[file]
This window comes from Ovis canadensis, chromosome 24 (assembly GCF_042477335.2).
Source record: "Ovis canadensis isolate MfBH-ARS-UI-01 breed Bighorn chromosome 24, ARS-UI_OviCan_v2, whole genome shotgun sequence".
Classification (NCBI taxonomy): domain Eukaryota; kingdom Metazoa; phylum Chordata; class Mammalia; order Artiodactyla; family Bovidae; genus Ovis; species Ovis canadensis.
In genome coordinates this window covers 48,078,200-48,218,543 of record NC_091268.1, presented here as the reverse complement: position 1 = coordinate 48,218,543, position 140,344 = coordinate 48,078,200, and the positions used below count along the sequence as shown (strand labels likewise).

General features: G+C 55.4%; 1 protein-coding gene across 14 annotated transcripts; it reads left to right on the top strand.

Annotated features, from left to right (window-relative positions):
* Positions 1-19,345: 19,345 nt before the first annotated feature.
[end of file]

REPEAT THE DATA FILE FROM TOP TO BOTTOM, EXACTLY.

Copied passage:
This window comes from Ovis canadensis, chromosome 24 (assembly GCF_042477335.2).
Source record: "Ovis canadensis isolate MfBH-ARS-UI-01 breed Bighorn chromosome 24, ARS-UI_OviCan_v2, whole genome shotgun sequence".
Classification (NCBI taxonomy): domain Eukaryota; kingdom Metazoa; phylum Chordata; class Mammalia; order Artiodactyla; family Bovidae; genus Ovis; species Ovis canadensis.
In genome coordinates this window covers 48,078,200-48,218,543 of record NC_091268.1, presented here as the reverse complement: position 1 = coordinate 48,218,543, position 140,344 = coordinate 48,078,200, and the positions used below count along the sequence as shown (strand labels likewise).

General features: G+C 55.4%; 1 protein-coding gene across 14 annotated transcripts; it reads left to right on the top strand.

Annotated features, from left to right (window-relative positions):
* Positions 1-19,345: 19,345 nt before the first annotated feature.